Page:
Ferrero et al. (P-242) looked at the recurrence of bowel endometriosis as a function of positive or negative margins. With five or more years of follow-up after segmental resection, the recurrences by transvaginal ultrasonography or magnetic resonance enema were 5 of 59 (8.5%) in women with negative margins and 2 of 13 (15.4%) with positive margins (95% CI, 1.9-45.4%; p=0.580). The almost doubling was not statistically significant in an underpowered study. 

Ferrero et al. (P-252) assessed 96 women by rectal-water contrast transvaginal ultrasonography (RWC-TVS) at three to six months after laparoscopic shaving of rectal nodules. Four (4.2%) had persistent endometriotic nodules of 8.3 ± 1.5 mm. All four had sufficient pain relief at three to six months. Long-term follow-up is needed to determine clinical relevance. Symptomatic persistence or recurrence in other studies has taken up to 10 years to surface.

Richards et al. (P-247) concluded that the use of five drugs in combination have a synergistic effect on progesterone receptor expression in both RNA and protein. The enhanced progesterone receptor expression can potentially increase the efficacy of progestin therapy.

Xiaoliang Sunney Xie of Peking University, Beijing, China presented the Camran Nezhat Lectureship in Innovations in Medicine “non-invasive preimplantation genetic testing for aneuploidy, monogenic, and multigenic diseases.” Dr. Xie discussed the problems of current technology including false positives and false negatives using preimplantation genetic testing for aneuploidy (PGT-A) with trophectoderm biopsy because the inner cell mass cells, which give rise to the fetus, are not tested. He concluded that noninvasive preimplantation genetic testing for aneuploidy was less prone to errors and more reliable than trophectoderm-biopsy PGT-A. However, the false negative and false positive rates were 12% and 16% respectively. Dr. Xie also outlined techniques to correct the problems of accurate whole genome amplification, maternal contamination, and linkage analysis. Also, he illustrated the detection of point mutations in the cell-free DNA for the diagnosis of monogenic and polygenic diseases.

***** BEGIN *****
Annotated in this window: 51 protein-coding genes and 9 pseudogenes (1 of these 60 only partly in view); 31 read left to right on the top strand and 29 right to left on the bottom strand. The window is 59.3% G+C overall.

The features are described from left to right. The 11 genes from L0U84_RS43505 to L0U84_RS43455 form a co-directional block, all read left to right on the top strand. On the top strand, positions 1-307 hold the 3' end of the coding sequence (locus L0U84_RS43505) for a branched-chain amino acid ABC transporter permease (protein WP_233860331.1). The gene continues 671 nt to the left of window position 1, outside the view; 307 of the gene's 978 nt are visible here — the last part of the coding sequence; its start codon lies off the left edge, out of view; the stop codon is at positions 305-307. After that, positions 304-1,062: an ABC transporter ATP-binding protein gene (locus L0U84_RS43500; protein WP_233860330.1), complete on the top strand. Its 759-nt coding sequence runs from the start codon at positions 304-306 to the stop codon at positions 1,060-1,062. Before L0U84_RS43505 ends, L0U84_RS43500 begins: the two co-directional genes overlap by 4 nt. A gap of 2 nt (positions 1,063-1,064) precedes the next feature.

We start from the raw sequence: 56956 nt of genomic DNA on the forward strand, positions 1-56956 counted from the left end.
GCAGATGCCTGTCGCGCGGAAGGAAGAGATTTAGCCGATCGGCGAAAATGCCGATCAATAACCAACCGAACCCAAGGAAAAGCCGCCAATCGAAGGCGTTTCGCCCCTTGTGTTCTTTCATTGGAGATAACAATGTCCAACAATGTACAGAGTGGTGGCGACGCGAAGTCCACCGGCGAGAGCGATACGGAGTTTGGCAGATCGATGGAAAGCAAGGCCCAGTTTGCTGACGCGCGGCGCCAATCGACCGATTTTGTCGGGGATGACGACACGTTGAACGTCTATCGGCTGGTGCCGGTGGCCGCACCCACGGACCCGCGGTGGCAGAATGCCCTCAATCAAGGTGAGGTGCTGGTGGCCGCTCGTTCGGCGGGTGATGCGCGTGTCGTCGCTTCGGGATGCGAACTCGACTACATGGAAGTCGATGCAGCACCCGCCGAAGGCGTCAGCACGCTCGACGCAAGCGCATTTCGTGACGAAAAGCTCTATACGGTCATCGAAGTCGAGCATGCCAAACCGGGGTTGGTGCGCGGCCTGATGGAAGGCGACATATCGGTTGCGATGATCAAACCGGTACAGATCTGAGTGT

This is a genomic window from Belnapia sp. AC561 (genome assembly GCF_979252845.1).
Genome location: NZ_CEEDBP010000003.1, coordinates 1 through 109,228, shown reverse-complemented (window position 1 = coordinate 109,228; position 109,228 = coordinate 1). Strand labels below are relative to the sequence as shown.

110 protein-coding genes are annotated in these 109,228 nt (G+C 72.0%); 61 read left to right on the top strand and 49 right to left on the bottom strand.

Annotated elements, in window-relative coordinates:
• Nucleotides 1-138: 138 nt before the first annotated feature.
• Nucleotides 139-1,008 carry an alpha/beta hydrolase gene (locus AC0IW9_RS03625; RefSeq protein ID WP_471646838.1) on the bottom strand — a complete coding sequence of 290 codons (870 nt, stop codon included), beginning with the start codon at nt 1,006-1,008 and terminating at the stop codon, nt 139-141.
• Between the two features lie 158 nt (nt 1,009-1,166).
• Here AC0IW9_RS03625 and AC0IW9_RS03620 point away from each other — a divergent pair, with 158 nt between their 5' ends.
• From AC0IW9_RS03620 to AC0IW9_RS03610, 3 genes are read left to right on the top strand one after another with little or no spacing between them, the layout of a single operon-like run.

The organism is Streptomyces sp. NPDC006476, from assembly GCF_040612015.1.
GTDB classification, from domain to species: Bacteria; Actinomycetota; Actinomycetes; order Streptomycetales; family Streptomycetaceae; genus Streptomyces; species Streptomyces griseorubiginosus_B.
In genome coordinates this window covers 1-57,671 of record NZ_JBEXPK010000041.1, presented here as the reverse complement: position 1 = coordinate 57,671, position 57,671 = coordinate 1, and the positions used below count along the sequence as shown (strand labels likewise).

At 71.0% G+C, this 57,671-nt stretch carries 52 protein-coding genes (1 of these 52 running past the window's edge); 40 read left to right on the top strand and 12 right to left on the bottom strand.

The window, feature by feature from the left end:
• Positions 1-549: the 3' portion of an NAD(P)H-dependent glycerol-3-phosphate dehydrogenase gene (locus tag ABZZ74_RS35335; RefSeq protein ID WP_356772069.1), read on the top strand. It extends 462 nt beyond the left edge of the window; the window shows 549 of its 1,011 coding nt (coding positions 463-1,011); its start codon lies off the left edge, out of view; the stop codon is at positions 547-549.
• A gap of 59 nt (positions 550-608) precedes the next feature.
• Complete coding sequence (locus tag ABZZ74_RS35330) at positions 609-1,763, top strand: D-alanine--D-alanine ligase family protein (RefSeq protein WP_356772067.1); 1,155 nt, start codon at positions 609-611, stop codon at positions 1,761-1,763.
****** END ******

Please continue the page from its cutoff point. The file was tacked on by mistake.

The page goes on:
Jamie Metzl president's guest lecture expanded his 2019 book “Hacking Darwin: Genetic engineering and the future of humanity” into health care and assisted reproduction. He gave us a glimpse into a possible future of technology knowing all our biological secrets. Dr. Metzl, Esq., described how sooner than most of us realize, the genetic revolution will transform the world within and around us giving data banks access to our genetic code. He noted that IVF has already been normalized. Future advances in technology may also be on the way and need accountability. Currently, the collected data from genetic technologies is primarily in the context of health care it may expand to the tools to change the way we make babies, the nature of the babies we make, and ultimately our evolutionary trajectory as a species. If we are concerned about our individual and collective futures, we must all prepare and come together as a community to frame these issues. This is an international concern, and the United Nations and WHO are not enough. We cannot be observers but must come together as a community to frame the issues. 

Dr Martin is a member of the Technology Committee, American Society of Reproductive Medicine. He was given access to Lumenis CO2 Surgical’s lasers lab at a meeting in May 2019. He has worked with Endometriosis.org and the Endometriosis Association, as well as Guerbet.

Image: TeraVector / Shutterstock